Virgin Galactic’s SpaceShipTwo (SS2) is on track to be the world’s first passenger-carrying suborbital commercial space vehicle.
“In the last 50 years since the dawn of human space flight, 528 people have been to space,” George Whitesides, CEO and President of Virgin Galactic, said during an SAE 2013 World Congress keynote speech in the AVL theater April 17.
So far, 580 have signed up and put money down for a ride aboard the SS2, "and that's more than the number of people who have ever flown in space," said Whitesides.
In late 2013 or early 2014, the SS2 is likely to transport six passengers and two pilots into space. “We think we have a good shot at meeting that time frame,” Whitesides, a former Chief of Staff at NASA, said in an interview with SAE Magazines.
Virgin Galactic’s 250 engineers and technicians as well as an equal number of contracted engineers and technicians are the space vehicle’s development nucleus. The team is drastically smaller than NASA’s Apollo team, which “had about a half million people dedicated to the construction of one vehicle,” Whitesides said.
SS2 is midway through its test phase with the latest milestone occurring April 12. “Friday’s test showed that we could do everything except flame the motor. We’re now getting ready for our first rocket-powered flight,” Whitesides said.
The space vehicle’s use of carbon composites is a record-breaker. “It’s actually the largest all-carbon fiber vehicle in the world. It has a 140-ft wing-spar. And just to give you a sense of comparison, the Boeing 787 (is comprised of) 50% carbon fiber,” he said.
Bob Glaspie, one of the few Virgin Galactic engineers with an automotive background, said in an interview with SAE Magazines that SS2’s first-generation seats are “capable of doing things that really no other seat in any vehicle can do. We’re definitely breaking new ground.” Whitesides said the seats are an example of “fantastic technology because the seats need to provide multiple different configurations, depending on the phase of the flight.”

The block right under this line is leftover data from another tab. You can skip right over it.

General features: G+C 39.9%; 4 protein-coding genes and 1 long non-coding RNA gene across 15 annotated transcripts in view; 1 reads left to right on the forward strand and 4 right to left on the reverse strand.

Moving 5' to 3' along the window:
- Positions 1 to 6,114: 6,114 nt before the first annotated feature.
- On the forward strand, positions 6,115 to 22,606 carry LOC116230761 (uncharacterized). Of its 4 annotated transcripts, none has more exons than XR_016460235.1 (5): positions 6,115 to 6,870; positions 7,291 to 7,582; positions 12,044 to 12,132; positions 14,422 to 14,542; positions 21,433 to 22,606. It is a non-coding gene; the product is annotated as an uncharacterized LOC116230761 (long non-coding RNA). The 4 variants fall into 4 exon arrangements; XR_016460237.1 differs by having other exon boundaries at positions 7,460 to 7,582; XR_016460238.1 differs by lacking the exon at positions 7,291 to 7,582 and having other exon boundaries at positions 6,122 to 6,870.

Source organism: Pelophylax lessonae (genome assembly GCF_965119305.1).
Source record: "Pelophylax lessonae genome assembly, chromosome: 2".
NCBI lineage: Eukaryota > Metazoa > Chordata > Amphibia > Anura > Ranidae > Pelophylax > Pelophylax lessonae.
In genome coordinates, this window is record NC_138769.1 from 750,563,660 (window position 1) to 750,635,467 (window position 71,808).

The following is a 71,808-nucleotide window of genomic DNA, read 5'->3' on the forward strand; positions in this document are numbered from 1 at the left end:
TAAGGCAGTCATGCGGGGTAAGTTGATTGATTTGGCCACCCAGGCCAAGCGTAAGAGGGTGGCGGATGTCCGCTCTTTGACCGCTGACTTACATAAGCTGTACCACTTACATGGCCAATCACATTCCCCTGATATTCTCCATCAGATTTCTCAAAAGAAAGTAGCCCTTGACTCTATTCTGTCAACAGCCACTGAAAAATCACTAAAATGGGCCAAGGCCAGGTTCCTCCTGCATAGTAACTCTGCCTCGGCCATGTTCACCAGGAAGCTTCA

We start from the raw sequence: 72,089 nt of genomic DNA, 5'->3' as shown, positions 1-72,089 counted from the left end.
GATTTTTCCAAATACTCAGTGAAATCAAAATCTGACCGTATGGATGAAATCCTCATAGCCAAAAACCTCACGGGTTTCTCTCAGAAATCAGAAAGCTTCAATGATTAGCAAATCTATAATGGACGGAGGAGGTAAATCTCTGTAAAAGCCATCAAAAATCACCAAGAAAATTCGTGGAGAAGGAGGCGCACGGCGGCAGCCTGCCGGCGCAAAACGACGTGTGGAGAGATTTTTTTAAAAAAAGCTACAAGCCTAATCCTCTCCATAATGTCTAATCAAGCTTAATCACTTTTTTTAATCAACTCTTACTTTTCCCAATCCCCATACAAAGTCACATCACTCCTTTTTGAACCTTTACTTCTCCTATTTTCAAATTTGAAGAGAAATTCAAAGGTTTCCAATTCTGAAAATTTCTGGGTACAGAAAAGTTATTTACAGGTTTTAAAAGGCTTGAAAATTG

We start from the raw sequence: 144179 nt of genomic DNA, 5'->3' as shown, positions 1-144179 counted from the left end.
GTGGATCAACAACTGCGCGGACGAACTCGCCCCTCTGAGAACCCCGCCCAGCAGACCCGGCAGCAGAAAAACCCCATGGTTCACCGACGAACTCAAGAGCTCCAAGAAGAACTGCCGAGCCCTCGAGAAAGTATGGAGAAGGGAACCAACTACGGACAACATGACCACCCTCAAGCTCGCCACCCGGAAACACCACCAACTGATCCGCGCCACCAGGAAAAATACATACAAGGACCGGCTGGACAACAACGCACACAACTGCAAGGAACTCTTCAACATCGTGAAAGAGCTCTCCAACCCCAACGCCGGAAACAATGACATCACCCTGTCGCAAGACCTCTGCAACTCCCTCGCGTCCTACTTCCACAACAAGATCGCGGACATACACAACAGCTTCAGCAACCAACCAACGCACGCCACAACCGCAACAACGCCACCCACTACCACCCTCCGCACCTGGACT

The spaceship’s engine, RocketMotorTwo (RM2), can develop approximately 60,000 lb of thrust, which means that SS2’s $200,000 per person ride will be dramatically different from today’s commercial jetliner.
“I think it’s crazy that 50 years after the dawn of the jet age we’re still going Mach 0.8,” said Whitesides, adding, “We’ll be testing all the technologies (including reusable rocket technology, high-temperature thermoplastics, thermal protection systems, and avionics) that you would need for high speed (travel) on SpaceShipTwo,” Whitesides said.
When commercial flights on SS2 begin, passengers will experience a 2.5-h flight from takeoff to landing.
SS2’s release from its carrier vehicle, WhiteKnightTwo, will occur around 52,000 ft. According to Whitesides, passengers will then feel about 2 s of weightlessness before the rocket motor kicks in “and you’ll feel 3.5 g's on your back. The vehicle then executes a gamma turn, heading to a straight vertical at Mach 3.” Next, the rocket burns for about 65 s before shutting off. At this point, passengers can release their seatbelts and float around the cabin in zero gravity.
The space odyssey concludes with the SS2 gliding to a runway landing in southern New Mexico, where Virgin Galactic has its Spaceport America, a purpose-built $200 million commercial operations facility.
Whitesides said the SS2 project will essentially create a “near-mass market for space experiences. And that’s tremendously important because we think it’s a pathway for the broader adoption of space technologies and wider use of space technologies.”